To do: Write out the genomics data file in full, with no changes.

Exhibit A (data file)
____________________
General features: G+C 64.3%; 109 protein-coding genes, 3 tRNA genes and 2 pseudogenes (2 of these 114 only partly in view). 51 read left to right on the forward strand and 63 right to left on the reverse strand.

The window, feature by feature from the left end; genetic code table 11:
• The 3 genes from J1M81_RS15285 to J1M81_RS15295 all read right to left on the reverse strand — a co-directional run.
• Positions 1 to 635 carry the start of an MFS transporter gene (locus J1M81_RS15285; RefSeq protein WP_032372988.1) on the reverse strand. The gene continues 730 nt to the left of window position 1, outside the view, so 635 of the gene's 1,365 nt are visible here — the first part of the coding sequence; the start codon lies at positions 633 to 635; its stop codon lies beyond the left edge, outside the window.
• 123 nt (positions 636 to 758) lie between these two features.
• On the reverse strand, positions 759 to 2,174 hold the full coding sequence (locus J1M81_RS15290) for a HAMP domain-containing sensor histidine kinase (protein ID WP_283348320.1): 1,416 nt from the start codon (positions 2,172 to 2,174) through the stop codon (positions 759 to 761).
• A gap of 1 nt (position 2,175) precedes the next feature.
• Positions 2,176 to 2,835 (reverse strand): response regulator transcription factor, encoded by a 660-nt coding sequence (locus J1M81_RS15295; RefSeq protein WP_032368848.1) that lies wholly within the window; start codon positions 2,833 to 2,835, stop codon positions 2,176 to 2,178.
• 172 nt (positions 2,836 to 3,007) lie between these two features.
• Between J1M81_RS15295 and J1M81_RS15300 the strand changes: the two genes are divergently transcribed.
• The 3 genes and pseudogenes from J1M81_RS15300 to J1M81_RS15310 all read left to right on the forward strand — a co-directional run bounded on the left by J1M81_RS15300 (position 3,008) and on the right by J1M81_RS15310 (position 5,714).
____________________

General features: G+C 64.3%; 109 protein-coding genes, 3 tRNA genes and 2 pseudogenes (2 of these 114 only partly in view). 51 read left to right on the forward strand and 63 right to left on the reverse strand.

The window, feature by feature from the left end; genetic code table 11:
• The 3 genes from J1M81_RS15285 to J1M81_RS15295 all read right to left on the reverse strand — a co-directional run.
• Positions 1 to 635 carry the start of an MFS transporter gene (locus J1M81_RS15285; RefSeq protein WP_032372988.1) on the reverse strand. The gene continues 730 nt to the left of window position 1, outside the view, so 635 of the gene's 1,365 nt are visible here — the first part of the coding sequence; the start codon lies at positions 633 to 635; its stop codon lies beyond the left edge, outside the window.
• 123 nt (positions 636 to 758) lie between these two features.
• On the reverse strand, positions 759 to 2,174 hold the full coding sequence (locus J1M81_RS15290) for a HAMP domain-containing sensor histidine kinase (protein ID WP_283348320.1): 1,416 nt from the start codon (positions 2,172 to 2,174) through the stop codon (positions 759 to 761).
• A gap of 1 nt (position 2,175) precedes the next feature.
• Positions 2,176 to 2,835 (reverse strand): response regulator transcription factor, encoded by a 660-nt coding sequence (locus J1M81_RS15295; RefSeq protein WP_032368848.1) that lies wholly within the window; start codon positions 2,833 to 2,835, stop codon positions 2,176 to 2,178.
• 172 nt (positions 2,836 to 3,007) lie between these two features.
• Between J1M81_RS15295 and J1M81_RS15300 the strand changes: the two genes are divergently transcribed.
• The 3 genes and pseudogenes from J1M81_RS15300 to J1M81_RS15310 all read left to right on the forward strand — a co-directional run bounded on the left by J1M81_RS15300 (position 3,008) and on the right by J1M81_RS15310 (position 5,714).